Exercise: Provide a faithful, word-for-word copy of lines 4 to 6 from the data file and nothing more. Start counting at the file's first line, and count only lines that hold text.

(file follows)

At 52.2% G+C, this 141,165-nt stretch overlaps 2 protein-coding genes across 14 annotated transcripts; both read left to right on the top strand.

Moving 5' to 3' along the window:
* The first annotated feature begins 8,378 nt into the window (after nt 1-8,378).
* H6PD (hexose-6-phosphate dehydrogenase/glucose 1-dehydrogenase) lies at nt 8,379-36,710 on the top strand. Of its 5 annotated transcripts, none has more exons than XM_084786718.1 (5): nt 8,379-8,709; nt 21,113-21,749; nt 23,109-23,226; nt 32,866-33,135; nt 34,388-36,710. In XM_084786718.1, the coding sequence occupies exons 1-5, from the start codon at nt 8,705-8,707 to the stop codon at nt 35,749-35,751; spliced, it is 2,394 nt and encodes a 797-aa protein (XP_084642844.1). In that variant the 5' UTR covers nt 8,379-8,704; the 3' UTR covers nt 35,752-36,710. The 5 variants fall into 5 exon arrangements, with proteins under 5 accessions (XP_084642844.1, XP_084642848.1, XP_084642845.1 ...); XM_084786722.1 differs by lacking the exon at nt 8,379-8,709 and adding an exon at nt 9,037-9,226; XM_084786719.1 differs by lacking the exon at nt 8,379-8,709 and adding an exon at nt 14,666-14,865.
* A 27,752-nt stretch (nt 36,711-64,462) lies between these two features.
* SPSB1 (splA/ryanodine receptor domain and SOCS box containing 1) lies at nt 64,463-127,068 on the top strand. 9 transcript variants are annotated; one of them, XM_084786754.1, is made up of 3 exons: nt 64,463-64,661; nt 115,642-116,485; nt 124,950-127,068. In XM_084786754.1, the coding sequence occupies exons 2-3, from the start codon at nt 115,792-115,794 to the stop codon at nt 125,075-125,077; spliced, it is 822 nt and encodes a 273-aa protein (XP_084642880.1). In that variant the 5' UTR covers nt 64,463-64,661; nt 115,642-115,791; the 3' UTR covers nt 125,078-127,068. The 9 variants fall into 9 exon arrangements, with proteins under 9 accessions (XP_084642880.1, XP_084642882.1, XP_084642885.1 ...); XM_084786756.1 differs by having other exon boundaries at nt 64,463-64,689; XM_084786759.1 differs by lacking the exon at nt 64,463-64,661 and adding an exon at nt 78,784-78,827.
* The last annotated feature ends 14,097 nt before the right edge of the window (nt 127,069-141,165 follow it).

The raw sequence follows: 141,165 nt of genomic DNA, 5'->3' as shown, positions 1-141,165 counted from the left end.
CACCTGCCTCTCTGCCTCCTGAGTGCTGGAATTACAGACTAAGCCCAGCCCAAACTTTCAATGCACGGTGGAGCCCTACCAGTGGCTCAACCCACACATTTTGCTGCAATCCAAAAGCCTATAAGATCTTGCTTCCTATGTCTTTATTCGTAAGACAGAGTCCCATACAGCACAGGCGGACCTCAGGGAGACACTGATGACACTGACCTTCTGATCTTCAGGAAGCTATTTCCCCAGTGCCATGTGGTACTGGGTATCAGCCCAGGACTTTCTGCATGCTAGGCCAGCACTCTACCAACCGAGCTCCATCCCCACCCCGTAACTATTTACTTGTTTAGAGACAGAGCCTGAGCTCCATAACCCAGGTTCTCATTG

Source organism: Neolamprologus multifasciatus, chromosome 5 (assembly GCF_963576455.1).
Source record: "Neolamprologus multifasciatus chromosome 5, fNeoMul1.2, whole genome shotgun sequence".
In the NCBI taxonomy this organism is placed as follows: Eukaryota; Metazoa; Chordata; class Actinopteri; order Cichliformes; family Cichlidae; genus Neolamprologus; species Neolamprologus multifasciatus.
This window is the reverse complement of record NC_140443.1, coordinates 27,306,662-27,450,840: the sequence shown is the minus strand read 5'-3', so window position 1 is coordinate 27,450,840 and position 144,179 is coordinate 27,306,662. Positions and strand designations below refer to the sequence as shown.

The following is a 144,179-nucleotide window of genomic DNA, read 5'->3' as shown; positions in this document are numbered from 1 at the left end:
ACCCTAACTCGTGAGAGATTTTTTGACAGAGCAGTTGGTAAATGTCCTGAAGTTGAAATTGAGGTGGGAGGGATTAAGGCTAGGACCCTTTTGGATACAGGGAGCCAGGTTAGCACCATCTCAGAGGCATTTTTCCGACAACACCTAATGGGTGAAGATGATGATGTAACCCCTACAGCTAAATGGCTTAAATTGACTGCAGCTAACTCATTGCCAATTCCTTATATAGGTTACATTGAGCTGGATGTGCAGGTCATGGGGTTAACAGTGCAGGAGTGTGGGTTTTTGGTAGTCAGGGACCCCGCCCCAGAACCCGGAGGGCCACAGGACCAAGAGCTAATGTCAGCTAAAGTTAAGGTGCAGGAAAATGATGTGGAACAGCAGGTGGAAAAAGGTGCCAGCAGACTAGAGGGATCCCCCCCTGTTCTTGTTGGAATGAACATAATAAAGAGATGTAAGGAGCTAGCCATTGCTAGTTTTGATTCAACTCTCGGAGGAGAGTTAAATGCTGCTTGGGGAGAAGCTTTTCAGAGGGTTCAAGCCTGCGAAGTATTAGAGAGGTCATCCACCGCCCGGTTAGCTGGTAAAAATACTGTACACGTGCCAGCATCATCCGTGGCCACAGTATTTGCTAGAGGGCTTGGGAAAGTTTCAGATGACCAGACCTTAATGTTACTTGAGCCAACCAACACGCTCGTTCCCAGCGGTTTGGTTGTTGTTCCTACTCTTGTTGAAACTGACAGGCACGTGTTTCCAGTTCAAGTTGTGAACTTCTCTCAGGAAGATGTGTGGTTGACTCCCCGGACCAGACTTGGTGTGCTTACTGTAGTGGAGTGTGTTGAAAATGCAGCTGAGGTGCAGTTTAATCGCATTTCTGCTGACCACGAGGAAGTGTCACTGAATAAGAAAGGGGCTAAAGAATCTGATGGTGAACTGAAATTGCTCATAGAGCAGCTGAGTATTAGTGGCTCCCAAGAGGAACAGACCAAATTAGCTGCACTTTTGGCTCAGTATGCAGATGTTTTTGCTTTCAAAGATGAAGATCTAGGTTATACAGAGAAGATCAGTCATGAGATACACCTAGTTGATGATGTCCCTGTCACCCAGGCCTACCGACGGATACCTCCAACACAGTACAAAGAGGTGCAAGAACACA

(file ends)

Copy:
* H6PD (hexose-6-phosphate dehydrogenase/glucose 1-dehydrogenase) lies at nt 8,379-36,710 on the top strand. Of its 5 annotated transcripts, none has more exons than XM_084786718.1 (5): nt 8,379-8,709; nt 21,113-21,749; nt 23,109-23,226; nt 32,866-33,135; nt 34,388-36,710. In XM_084786718.1, the coding sequence occupies exons 1-5, from the start codon at nt 8,705-8,707 to the stop codon at nt 35,749-35,751; spliced, it is 2,394 nt and encodes a 797-aa protein (XP_084642844.1). In that variant the 5' UTR covers nt 8,379-8,704; the 3' UTR covers nt 35,752-36,710. The 5 variants fall into 5 exon arrangements, with proteins under 5 accessions (XP_084642844.1, XP_084642848.1, XP_084642845.1 ...); XM_084786722.1 differs by lacking the exon at nt 8,379-8,709 and adding an exon at nt 9,037-9,226; XM_084786719.1 differs by lacking the exon at nt 8,379-8,709 and adding an exon at nt 14,666-14,865.
* A 27,752-nt stretch (nt 36,711-64,462) lies between these two features.
* SPSB1 (splA/ryanodine receptor domain and SOCS box containing 1) lies at nt 64,463-127,068 on the top strand. 9 transcript variants are annotated; one of them, XM_084786754.1, is made up of 3 exons: nt 64,463-64,661; nt 115,642-116,485; nt 124,950-127,068. In XM_084786754.1, the coding sequence occupies exons 2-3, from the start codon at nt 115,792-115,794 to the stop codon at nt 125,075-125,077; spliced, it is 822 nt and encodes a 273-aa protein (XP_084642880.1). In that variant the 5' UTR covers nt 64,463-64,661; nt 115,642-115,791; the 3' UTR covers nt 125,078-127,068. The 9 variants fall into 9 exon arrangements, with proteins under 9 accessions (XP_084642880.1, XP_084642882.1, XP_084642885.1 ...); XM_084786756.1 differs by having other exon boundaries at nt 64,463-64,689; XM_084786759.1 differs by lacking the exon at nt 64,463-64,661 and adding an exon at nt 78,784-78,827.